FAQ

 

Q:  How often should I clean my chimney?

A:   The National Fire Protection Association (NFPA) recommends an  inspection yearly, with cleaning as needed.  Practically, we suggest the  following:

Woodstoves — annually; twice a year with heavy (or abusive!) use
Fireplaces  — every 3-5 years; annually with frequent or prolonged use

Pellet & Coal Stoves — annually

Oil & Gas Central Heaters — every 3-5 years; more if malfunctioning or unlined

Decorative Gas Stoves & Fireplaces — every 3-5 years

Q:  What should I do in case of a chimney fire?

A:   Close all air inlets and dampers to stoves and other appliances.  Close  fireplace doors.  Call your fire department immediately!  Observe  conditions and any hotspots in ceilings, walls and roof until fire  officials arrive.  Afterwards, call your chimney service professionals  to inspect, clean and videoscan for damage (covered by your homeowner's  insurance).

Q:  Who can do masonry repairs for me?

A:   A Merrie Sweepe has two experienced, full time masons on our staff.  We  can do anything from new construction and full scale repairs to  historic restoration in brick, stone, or block.

Q:  What does a "lifetime warranty" mean?

A:   For A Merrie Sweepe "lifetime warranty" means full coverage for all  materials and labor for you and anyone who buys your house from you for  an unlimited period of time, with an exception for events like lightning  strikes or chimney fires, which are covered by your homeowner's  insurance.

Q:  What other warranties do you have?

A:   First of all we "guarantee customer satisfaction" — a tall order,  perhaps, but we'll never stop trying to fairly respond to your wishes  and make you happy.

Q:  When do I need a liner?

A:   Most chimneys built before 1950 will not have a (clay tile) liner.  All  newer construction requires a liner.  If you don't have a chimney  liner, regardless of whether your appliances are wood, oil, gas, pellet  or coal-fired, a liner will benefit you greatly.  A liner prevents  deterioration of the outside masonry and contains flue gases, while  minimizing heat transfer.  Any time you install any new appliance,  especially oil and gas, your local building codes will require a liner  upgrade.  Highly efficient new oil and gas heaters need  appropriately-sized liners to run smoothly without undue water vapor  condensation and messy deterioration.  All appliances fare better, with  significant performance enhancements and $$ savings, when there is an  appropriately designed liner.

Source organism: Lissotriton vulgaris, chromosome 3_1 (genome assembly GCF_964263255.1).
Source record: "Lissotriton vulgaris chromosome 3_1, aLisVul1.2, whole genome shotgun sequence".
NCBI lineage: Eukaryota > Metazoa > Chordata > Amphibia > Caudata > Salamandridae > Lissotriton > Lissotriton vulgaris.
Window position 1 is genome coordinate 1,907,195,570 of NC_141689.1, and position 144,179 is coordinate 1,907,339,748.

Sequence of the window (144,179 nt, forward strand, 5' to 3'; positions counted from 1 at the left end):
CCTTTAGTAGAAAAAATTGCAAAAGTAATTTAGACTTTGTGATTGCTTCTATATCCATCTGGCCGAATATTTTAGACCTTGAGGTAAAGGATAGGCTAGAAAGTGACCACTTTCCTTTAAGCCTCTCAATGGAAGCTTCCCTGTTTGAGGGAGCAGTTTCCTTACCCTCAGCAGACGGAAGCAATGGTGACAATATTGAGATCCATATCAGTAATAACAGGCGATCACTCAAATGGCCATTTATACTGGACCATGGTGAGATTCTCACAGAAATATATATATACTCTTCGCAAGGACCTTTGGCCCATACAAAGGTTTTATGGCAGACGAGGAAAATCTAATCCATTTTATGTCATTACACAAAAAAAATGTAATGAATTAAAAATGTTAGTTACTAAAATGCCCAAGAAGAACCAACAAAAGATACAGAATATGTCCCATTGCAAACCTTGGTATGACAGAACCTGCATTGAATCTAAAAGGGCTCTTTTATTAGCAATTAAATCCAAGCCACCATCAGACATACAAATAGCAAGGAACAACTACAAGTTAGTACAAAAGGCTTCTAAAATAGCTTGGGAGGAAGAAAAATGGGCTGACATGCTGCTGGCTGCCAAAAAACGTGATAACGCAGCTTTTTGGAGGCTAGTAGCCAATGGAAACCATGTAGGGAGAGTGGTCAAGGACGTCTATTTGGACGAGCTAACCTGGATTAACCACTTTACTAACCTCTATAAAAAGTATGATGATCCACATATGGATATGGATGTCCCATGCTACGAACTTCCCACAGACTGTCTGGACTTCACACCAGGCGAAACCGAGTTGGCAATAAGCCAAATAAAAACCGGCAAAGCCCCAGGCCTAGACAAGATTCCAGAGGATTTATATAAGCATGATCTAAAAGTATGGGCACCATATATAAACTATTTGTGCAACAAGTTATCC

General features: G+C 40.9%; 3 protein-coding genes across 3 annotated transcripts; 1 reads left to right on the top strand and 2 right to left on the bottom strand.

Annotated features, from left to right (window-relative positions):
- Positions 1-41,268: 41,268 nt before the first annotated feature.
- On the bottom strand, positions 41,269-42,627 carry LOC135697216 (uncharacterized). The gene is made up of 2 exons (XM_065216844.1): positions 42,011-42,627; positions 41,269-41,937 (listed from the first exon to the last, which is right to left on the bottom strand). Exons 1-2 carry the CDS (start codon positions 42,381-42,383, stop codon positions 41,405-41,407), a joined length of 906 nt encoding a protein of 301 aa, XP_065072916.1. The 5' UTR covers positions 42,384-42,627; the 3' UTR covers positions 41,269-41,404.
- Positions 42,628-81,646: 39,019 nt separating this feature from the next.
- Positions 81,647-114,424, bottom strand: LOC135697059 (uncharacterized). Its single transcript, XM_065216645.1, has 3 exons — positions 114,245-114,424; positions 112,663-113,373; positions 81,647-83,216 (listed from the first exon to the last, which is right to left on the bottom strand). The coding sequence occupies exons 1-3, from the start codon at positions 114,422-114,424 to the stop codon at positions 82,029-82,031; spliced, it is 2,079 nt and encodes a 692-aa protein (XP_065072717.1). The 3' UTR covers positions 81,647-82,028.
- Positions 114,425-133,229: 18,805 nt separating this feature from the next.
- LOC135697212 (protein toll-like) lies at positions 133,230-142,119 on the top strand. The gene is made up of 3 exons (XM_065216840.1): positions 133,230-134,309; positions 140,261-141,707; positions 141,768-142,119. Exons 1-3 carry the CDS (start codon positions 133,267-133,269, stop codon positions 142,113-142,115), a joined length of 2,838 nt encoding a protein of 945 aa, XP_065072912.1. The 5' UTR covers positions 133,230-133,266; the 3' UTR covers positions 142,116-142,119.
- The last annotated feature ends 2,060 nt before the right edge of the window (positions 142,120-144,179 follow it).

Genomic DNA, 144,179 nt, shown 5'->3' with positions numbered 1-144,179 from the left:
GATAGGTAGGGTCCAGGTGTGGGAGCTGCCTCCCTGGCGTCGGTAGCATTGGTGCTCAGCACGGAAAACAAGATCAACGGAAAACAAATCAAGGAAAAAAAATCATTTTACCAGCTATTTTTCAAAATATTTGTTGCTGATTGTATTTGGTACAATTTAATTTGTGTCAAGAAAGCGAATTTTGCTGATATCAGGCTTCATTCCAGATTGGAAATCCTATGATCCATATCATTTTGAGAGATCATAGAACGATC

Q:  Why do services cost so much?!

A:  We  are the largest, most diversified and highly trained chimney company in  New Hampshire, in operation for 35 years!  We do everything "top of the  line".  Our trucks and safety and operations equipment are excellent.   We are CSIA & NFI certified and continue our education on many  fronts.  We bend over backwards to achieve customer's satisfaction and  right any oversights.  Our materials are of the highest quality.  Going  into high places at your houses, or dealing with soot and dust, is a  risky enterprise.  Our staff are long term, well paid professionals who  are happy to give you patient, thoughtful service.  While for you our  charges may not be "on the cheap", neither are our services, and you can  expect thorough, attentive care without irresponsible gouging or  extravagant fees.  Any time you have questions about details of any  estimate or fees, don't hesitate to call — we'll be glad to elaborate.